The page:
Does the Media I Consume Really Affect Me?

Digital Only: Young Adults

Does the Media I Consume Really Affect Me?

Whether we realize it or not, the media we consume affects us. So how can we choose media that’s “of good report or praiseworthy”? (Articles of Faith 1:13).

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When I played tennis in high school, I often heard the other players swear. I tried to not let their words affect me. But during one of my matches, I missed the ball, and a crude word slipped out of my mouth. Without me even realizing it, I had slowly become numb to the words they were saying until it felt natural for the “natural man” (Mosiah 3:19) in me to use them as well.

What we surround ourselves with can affect us in many ways, and one of the most influential things that surround us every day is media. Whether or not we realize it, the types of media we consume can slowly, almost imperceptibly, distort our reality. We might think that occasionally viewing media that contains profanity, sex, or violence has no effect on us, but the truth is that it does. So what can we do about it?

Choosing to Seek after Good Media

It’s important to remember that, despite all the awful things we can access through our televisions or smartphones, there is good media out there. Missionaries share the gospel through uplifting media. We might reconnect with an old friend or find a message that really lifts our spirits on social media. But how can we seek after this virtuous, lovely, and praiseworthy media? (see Articles of Faith 1:13).

Elder David A. Bednar of the Quorum of the Twelve Apostles offered this unfailing test: “If something we think, see, hear, or do distances us from the Holy Ghost, then we should stop thinking, seeing, hearing, or doing that thing. If that which is intended to entertain, for example, alienates us from the Holy Spirit, then certainly that type of entertainment is not for us.”1

Whenever I choose media, I like to ask myself questions like these: Is it helping me draw closer to God? Can I still feel the Holy Ghost in my life? You might also want to use these questions to guide you as you seek out positive media. And while we may make mistakes, we can be better—one choice at a time.

I’m not a perfect example of this. I have watched popular shows that didn’t motivate me to be a better person. And I scroll through videos on social media that sometimes contain inappropriate language. But I’m trying to be more mindful. Each day I’m trying to choose uplifting media.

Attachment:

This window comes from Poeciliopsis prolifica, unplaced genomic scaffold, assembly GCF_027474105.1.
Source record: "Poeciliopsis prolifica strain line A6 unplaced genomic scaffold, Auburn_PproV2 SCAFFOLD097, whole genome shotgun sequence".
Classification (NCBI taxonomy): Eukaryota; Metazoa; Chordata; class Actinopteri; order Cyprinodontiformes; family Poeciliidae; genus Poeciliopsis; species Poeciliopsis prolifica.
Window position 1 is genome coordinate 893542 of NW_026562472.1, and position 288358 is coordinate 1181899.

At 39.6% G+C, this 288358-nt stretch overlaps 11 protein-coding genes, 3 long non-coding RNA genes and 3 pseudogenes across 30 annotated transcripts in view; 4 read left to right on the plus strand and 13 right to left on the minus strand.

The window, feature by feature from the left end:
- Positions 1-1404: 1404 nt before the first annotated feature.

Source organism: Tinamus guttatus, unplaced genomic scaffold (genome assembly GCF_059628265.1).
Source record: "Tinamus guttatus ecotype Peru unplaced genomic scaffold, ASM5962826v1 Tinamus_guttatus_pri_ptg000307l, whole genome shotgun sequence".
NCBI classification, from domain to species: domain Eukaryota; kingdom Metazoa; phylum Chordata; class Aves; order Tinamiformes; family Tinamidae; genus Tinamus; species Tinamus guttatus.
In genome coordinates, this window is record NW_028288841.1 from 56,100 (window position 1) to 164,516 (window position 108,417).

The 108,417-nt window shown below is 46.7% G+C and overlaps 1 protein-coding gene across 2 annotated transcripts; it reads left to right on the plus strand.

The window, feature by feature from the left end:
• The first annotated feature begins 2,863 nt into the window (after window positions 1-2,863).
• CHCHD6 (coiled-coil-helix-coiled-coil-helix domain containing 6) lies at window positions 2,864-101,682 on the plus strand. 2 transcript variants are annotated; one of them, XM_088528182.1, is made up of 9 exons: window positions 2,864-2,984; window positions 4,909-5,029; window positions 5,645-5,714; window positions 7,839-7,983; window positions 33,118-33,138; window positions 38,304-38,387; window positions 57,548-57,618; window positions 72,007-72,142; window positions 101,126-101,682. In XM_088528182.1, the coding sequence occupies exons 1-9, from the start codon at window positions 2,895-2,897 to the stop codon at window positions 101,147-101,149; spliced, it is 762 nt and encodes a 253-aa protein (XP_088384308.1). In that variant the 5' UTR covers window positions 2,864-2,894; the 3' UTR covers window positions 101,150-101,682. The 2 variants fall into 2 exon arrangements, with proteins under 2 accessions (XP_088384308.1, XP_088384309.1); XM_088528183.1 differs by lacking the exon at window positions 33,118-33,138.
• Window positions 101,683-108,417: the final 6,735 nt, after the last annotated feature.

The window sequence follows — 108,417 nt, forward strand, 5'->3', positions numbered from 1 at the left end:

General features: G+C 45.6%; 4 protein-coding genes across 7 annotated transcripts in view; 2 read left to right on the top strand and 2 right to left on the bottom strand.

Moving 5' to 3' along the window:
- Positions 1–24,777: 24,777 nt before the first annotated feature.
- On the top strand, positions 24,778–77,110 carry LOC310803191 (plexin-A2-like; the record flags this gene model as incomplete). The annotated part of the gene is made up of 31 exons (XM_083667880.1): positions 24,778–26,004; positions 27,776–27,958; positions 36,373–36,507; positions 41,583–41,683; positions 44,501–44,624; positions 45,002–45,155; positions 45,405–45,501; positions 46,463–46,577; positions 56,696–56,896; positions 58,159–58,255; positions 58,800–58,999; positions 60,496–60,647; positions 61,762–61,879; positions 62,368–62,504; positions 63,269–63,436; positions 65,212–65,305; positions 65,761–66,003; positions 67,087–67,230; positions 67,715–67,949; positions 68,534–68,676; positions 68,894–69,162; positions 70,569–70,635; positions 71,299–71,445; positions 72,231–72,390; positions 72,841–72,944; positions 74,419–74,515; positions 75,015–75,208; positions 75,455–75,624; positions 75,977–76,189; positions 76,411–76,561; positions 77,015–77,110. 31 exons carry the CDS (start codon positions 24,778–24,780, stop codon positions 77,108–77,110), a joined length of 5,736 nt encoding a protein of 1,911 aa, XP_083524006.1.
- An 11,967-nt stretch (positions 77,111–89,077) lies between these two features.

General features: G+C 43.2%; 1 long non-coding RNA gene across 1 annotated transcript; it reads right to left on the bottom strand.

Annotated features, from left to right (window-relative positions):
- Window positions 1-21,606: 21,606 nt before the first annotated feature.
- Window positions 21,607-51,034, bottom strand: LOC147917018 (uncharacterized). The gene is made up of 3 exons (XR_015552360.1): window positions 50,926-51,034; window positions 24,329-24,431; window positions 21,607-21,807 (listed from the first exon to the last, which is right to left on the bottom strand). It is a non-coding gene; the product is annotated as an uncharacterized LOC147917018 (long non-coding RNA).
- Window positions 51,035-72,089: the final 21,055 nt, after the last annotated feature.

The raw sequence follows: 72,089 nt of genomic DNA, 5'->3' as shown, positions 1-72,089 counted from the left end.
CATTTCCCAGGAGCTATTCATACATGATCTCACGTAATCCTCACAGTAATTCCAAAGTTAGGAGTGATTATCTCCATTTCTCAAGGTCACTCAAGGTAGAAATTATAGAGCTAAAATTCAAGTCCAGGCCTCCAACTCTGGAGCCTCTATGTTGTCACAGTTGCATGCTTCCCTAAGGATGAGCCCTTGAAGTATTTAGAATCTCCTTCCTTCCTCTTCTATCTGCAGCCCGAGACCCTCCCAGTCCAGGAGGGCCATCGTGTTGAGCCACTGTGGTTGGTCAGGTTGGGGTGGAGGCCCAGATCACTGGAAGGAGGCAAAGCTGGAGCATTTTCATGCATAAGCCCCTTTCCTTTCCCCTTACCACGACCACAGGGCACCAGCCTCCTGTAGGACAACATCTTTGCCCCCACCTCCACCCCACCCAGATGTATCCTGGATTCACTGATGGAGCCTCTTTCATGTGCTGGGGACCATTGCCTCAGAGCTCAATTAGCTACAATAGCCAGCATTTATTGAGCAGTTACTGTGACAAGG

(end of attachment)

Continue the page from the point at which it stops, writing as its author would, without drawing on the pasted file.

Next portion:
Whose Voice Are You Listening To?

In this busy world, I have a hard time sitting still in silence. I seem to pull out my phone to scroll social media or stream videos to fill the silence. But I most often recognize the Spirit when it’s silent. So I am trying to be more aware of the voices of the world that I unintentionally let drown out the still, small voice (see 1 Kings 19:11–12).

Here are a few ways we can all begin taking control of our media usage:

  • Start by being more aware. Stop mindlessly watching. Take the time to really think about what you’re bringing into your mind—will it distance you from the Holy Ghost?

  • Pay attention to when and why you are using media. Do you take time to sit in silence and feel the Spirit? Or do you tend to pull out your phone in quiet moments, like I sometimes do?

  • Consider taking regular breaks from media, maybe as part of your Sunday worship. Taking breaks from media can help you become more sensitive to its effects on you.

Make Conscious Media Choices

Choose to be intentional about and aware of the influences you invite into your life. Choose to reassess and really ask yourself what effect your media is having on you. You may even need to step away from certain books, movies, social media, or podcasts to notice the imperceptible effects they may be having.

But it takes time! Our journey of striving to be in the world but not of the world is a process of refinement (see John 17:11, 14–15). Little by little we can try a little harder to be a little better. President Russell M. Nelson said, “The Lord loves effort.”2 Over time, we can become refined to be pure like the Savior. If we slip up, we can repent and turn to Him with real intent and be refined even more! That’s the miracle of Jesus Christ’s Atonement.

When I’m immersed in popular media, it’s hard to determine if the voices of the world are having a negative effect on me. But I know that when I take the time to step away from media, I can see which influences I need to remove from my life. Sometimes it’s a difficult choice, but it’s worth it.

I’ll be honest—that tennis match wasn’t the last time I ever said a bad word. But when I realized how exposure to that environment was affecting me, I made the deliberate choice to change the people I surrounded myself with. We can make the same intentional choices with the media we consume.